The bottom line: banning abortion forces women to carry pregnancies against their will. During arguments on Wednesday, justices gave hints about which way they will decide.
Conservative-leaning justices made their opinions more clear
Mark Joseph Stern, a reporter covering the case for Slate, wrote of the proceedings, “During oral arguments on Wednesday in Dobbs v. Jackson Women’s Health Organization, five Republican-appointed justices made it abundantly clear that they are prepared to abolish the constitutional right to abortion established nearly 50 years ago in Roe v. Wade.” Stern cites, among other moments, Kavanaugh’s remark, “The Constitution is neither pro-life nor pro-choice on the question of abortion, but leaves the issue for the people of the states or perhaps Congress to resolve in the democratic process.” While Chief Justice John Roberts asked questions that seemed to look for a third option between affirming or revoking Roe, Kavanaugh reiterated that the Constitution is “neutral” on abortion.
Amy Coney Barrett seemed to suggest that abortion isn’t “forced motherhood” because adoption exists
In questioning, Coney Barrett pointed out that landmark Supreme Court abortion rights cases Roe v. Wade and Planned Parenthood v. Casey ruled against restricting abortion in part because of the “burden of parenting” caused by abortion bans, Susan Matthews noted in Slate. “Why don’t safe haven laws take care of that problem?” Coney Barrett asked, referring to laws that allow parents to surrender infants for adoption.
This implies that women seeking abortion should instead be forced through nine months of pregnancy, birth, and giving up a baby. In a 2019 article in the Atlantic, writer Olga Khazan pointed out that, when both abortion and putting a baby up for adoption are legal, choosing adoption is very, very rare. “In 2014, only 18,000 children under the age of 2 were placed with adoption agencies,” Khazan notes. “By comparison, there are about 1 million abortions each year.”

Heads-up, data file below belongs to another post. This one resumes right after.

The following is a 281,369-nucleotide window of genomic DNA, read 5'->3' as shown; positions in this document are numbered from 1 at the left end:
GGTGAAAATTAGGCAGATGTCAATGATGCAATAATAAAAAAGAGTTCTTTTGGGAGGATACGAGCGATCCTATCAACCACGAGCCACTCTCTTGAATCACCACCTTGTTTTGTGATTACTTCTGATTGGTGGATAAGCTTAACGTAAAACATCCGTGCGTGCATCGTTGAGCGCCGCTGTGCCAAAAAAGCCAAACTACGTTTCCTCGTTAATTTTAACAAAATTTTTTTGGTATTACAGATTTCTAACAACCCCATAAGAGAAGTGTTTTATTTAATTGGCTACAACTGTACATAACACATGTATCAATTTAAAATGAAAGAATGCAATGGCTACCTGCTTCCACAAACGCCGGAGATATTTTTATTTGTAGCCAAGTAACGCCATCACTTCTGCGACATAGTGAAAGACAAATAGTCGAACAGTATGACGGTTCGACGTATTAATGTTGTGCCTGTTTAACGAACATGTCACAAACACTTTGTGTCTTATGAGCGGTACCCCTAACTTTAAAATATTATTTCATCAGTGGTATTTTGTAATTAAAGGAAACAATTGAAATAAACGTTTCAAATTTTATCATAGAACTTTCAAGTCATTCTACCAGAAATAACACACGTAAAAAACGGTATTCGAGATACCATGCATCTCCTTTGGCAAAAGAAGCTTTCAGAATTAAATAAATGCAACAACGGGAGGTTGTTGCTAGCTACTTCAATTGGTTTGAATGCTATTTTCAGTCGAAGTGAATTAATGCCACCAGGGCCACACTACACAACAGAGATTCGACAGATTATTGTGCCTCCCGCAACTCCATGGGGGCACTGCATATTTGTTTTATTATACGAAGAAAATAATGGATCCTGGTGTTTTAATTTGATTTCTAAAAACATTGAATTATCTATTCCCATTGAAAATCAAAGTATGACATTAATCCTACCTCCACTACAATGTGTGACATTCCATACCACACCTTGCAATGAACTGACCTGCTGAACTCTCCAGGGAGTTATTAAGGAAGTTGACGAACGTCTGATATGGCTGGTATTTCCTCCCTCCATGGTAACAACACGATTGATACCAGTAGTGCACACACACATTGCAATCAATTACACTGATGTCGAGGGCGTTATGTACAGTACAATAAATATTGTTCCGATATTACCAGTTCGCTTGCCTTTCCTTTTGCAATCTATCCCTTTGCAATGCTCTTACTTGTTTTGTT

Liberal-leaning justices suggested that reversing Roe would be a bad look for the court
“Will this institution survive the stench that this creates in the public perception that the Constitution and its reading are just political acts?” Justice Sonia Sotomayor asked. “If people actually believe it’s all political, how will we survive? How will the court survive?” Justice Stephen Breyer likewise voiced the concern that cases like Dobbs v. Jackson give the public the impression that Supreme Court justices are “just politicians.”
But while some analysts had predicted that Trump-appointees wouldn’t want to be perceived as partisan, New York Magazine writer Irin Carmon noted, “On Wednesday, neither Barrett nor Kavanaugh seemed inclined to disappoint the movement that put them on the Court.” She wrote, “This is how Roe v. Wade ends—without pretense or pretext, the conservative movement’s tireless dream of forced birth.”
The Supreme Court is likely to deliver a decision on the Mississippi case this summer. In the meantime, some experts say that women should plan carefully in case Roe v. Wade is overturned.
Jenny Singer is a staff writer for Glamour. You can follow her on Twitter.
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